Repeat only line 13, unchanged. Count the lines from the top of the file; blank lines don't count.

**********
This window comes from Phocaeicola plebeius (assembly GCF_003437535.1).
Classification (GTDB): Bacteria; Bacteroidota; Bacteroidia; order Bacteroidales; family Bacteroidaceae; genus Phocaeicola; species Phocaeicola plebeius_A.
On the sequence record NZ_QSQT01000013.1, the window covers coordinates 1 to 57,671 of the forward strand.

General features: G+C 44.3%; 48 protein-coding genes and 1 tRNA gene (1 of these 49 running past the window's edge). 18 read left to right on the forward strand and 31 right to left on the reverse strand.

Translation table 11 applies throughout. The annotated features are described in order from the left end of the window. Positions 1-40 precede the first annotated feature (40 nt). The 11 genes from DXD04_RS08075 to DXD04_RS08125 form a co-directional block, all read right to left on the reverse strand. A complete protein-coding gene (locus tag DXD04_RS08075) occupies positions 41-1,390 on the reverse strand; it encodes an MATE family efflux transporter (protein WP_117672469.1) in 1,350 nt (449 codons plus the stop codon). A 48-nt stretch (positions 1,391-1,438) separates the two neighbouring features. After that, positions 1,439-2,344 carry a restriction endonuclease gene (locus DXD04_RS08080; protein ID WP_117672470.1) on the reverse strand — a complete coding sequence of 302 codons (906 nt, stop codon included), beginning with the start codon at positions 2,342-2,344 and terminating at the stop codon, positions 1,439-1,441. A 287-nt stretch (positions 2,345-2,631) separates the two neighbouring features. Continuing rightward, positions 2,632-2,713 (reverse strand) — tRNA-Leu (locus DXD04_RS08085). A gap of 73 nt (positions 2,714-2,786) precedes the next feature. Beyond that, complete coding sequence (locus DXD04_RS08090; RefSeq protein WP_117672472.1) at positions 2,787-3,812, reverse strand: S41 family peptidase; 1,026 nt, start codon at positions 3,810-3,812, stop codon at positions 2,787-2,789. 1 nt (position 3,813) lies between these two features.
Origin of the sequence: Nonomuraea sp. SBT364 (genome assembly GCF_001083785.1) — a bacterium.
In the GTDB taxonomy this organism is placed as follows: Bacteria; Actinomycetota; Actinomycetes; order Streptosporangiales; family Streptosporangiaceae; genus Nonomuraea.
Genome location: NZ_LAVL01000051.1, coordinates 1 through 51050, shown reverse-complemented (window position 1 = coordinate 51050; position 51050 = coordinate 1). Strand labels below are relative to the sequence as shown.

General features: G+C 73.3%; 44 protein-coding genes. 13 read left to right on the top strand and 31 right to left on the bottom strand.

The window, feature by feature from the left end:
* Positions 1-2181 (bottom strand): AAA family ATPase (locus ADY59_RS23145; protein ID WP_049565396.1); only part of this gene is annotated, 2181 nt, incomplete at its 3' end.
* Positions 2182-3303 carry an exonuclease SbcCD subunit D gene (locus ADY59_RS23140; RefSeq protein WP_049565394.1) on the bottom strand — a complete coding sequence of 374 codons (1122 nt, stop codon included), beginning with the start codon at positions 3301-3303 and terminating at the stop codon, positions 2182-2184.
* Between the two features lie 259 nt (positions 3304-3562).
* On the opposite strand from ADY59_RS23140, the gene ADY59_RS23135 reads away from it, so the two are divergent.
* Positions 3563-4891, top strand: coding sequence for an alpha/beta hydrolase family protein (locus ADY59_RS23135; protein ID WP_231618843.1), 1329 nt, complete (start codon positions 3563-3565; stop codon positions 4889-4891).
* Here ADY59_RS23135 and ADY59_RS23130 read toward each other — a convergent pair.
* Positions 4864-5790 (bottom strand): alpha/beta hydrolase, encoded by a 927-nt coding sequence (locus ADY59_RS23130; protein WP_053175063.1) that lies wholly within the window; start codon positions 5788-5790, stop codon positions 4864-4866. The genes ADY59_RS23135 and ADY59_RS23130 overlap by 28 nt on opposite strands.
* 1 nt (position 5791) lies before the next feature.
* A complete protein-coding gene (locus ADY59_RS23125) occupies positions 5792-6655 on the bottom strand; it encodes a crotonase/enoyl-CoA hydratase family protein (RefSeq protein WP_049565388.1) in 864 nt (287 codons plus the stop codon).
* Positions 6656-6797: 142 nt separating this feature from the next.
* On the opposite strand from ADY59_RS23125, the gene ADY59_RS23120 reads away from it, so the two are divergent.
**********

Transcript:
* Between the two features lie 259 nt (positions 3304-3562).